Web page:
WINSTON-SALEM, N.C., May 14, 2015 /PRNewswire-USNewswire/ -- Artists are responsible for protecting freedom of expression, Cheryl Boone Isaacs, president of the Academy of Motion Picture Arts and Sciences (AMPAS), told graduates of the University of North Carolina School of the Arts (UNCSA) during her commencement address on May 9 at the Stevens Center in downtown Winston-Salem.
"As the world becomes smaller and more globally connected, you as artists have a responsibility to protect freedom of expression and ensure that no one's voice is silenced by threats, violence or prejudice, and that different opinions can be shared without fear of personal or professional attack," she said.
Boone Isaacs is serving her second term as president of the 7,000-member Academy, presenter of the Oscars.
"Every year at the Oscars we honor the courage of filmmakers who cross borders and test boundaries, who give voice to challenging ideas and alternative points of view, and who encourage us to see the world and those around us in new ways," she said. "As you embark on the next phase of your careers in the arts, I hope you will carry that torch, tell the truth about the world as you perceive it and change the narrative."
Boone Isaacs told 235 recipients of bachelor of fine arts, bachelor of music, master of fine arts and master of music degrees they should remain faithful to their aspirations: "I want you all to follow your passion. There may be detours … but just keep moving forward. Stay focused on your goals and dreams. Happiness is a goal of life."
She noted that "there will be times when your passion has to take a back seat to the need to earn money. A career in the arts does not guarantee financial stability, but if you're smart about finding ways to monetize the work you love, the rewards will be immense."
As head of CBI Enterprises, Inc., Boone Isaacs has consulted on marketing efforts on such films as THE CALL, THE ARTIST, THE KING'S SPEECH, PRECIOUS: BASED on the NOVEL "PUSH" BY SAPPHIRE, SPIDER-MAN 2 and TUPAC: RESURRECTION. Previously, she oversaw marketing for New Line Cinema's box office hits including AUSTIN POWERS: THE SPY WHO SHAGGED ME and RUSH HOUR; and for Paramount Pictures she orchestrated publicity campaigns for the Best Picture winners FORREST GUMP and BRAVEHEART.
"As a marketing and public relations executive both at major studios and independent companies, I have had to learn to maneuver both sides of the show business equation – the show side and the business side," she said. "As creative artists nowadays, it's incumbent on you to understand the business of the arts."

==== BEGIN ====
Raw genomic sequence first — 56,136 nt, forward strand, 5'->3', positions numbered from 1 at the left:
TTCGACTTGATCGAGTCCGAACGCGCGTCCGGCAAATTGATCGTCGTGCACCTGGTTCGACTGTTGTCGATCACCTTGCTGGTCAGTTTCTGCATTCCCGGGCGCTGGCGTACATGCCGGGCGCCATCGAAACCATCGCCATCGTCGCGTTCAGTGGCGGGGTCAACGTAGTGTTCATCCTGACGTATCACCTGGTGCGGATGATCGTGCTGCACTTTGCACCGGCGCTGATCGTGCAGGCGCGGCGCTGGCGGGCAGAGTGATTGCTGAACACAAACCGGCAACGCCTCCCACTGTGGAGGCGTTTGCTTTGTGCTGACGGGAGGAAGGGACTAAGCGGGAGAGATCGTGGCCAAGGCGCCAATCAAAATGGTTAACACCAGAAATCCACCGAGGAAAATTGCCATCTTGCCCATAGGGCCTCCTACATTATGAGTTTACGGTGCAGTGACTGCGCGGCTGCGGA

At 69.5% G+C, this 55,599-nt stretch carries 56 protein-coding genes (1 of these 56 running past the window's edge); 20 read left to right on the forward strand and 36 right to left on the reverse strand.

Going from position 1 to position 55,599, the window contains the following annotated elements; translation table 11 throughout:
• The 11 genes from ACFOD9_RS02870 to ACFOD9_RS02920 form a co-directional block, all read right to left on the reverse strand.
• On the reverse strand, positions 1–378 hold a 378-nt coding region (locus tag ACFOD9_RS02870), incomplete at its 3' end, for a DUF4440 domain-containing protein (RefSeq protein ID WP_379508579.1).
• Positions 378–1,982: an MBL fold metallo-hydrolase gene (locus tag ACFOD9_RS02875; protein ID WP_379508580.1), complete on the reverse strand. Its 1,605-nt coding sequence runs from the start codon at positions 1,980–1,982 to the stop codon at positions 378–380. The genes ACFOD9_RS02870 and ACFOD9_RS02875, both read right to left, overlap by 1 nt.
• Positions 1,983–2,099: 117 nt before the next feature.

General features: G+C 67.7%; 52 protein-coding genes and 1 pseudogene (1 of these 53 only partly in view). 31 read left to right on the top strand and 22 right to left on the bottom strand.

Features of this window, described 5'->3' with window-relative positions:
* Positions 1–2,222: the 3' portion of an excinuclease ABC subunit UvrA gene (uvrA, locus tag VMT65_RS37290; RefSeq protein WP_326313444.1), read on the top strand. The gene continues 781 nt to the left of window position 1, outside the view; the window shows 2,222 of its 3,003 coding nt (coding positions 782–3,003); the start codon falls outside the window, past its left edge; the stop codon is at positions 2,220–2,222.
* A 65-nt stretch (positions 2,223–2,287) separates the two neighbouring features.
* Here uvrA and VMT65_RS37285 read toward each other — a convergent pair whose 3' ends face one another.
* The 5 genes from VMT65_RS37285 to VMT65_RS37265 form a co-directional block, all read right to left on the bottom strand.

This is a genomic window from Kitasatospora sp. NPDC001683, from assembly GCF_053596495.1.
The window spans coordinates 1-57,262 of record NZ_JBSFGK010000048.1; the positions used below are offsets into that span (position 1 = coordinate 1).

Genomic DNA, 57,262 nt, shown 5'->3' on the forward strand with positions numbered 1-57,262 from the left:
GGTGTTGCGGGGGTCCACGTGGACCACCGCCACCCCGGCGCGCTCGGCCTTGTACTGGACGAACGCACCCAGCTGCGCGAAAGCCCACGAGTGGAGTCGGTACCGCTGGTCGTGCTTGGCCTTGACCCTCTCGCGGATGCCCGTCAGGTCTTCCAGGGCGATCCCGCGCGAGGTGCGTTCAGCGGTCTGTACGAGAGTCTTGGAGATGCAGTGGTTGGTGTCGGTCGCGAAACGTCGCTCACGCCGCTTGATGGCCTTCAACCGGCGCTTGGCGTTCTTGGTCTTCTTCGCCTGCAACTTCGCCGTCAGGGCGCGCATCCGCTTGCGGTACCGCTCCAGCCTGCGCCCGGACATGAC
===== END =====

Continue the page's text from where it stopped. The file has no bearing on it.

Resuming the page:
Boone Isaacs told the graduates their conservatory education will serve them well. "It's hard to see it now, but your time here will fundamentally shape the way you look at the world, solve problems and challenges, and build a sustainable future," she said.
Technological advancements offer countless opportunities to this generation of graduates, she said, but technology has not altered "the human love of storytelling – whether it is music, painting, literature, dance or film."
She also asked the graduates to "give back to the community through the nonprofit sector. There are so many youngsters who never get the chance to experience the arts. I urge you to support arts education for the underserved."
In closing, Boone Isaacs advised graduates to "bring the light of humanity and inspiration that you found here at UNC School of the Arts to the world around you."
Presiding over his first UNCSA commencement, Chancellor Lindsay Bierman spoke of mixed emotions. "I've loved seeing your work in our shops and studios, and on our stages and screens. But I'm personally very, very sad to see you go," he said. "Wherever you go from here, I want you to know this: I will always admire your creativity, respect your individuality, and applaud your extraordinary talents. The past two semesters together have made me one of your biggest lifelong fans."
Wearing custom-designed academic regalia created by UNCSA costume design faculty and students, Bierman asked graduates to recall the moment they informed their parents of their career choice. "Parents, let's be honest. Some of you took the news pretty hard at first," he said. "You might have hoped for finance, or engineering.
"But you knew, in your heart, that your child has a rare ability and passion that must be cultivated and nurtured and protected. That success is defined by doing what you love, and loving what you do. That your child's unique gift, discipline, and focus would be highly valued and developed at a conservatory. That being true to oneself, and following one's calling, can lead to the richest and most rewarding life of all."
Honorary doctorates were presented during the ceremony to Boone Isaacs and to Dean Emeritus John Sneden, who led the School of Design and Production from 1970 to 2003 and established the first graduate program at the School of the Arts.
Celebrating its 50th anniversary, the University of North Carolina School of the Arts is America's first state-supported arts school, a unique stand-alone public university of arts conservatories. With a high school component, UNCSA is a degree-granting institution that trains young people of talent in music, dance, drama, filmmaking, and design and production. Established by the N.C. General Assembly in 1963, the School of the Arts opened in Winston-Salem ("The City of Arts and Innovation") in 1965 and became part of the University of North Carolina system when it was formed in 1972. For more information, visit www.uncsa.edu.
SOURCE University of North Carolina School of the Arts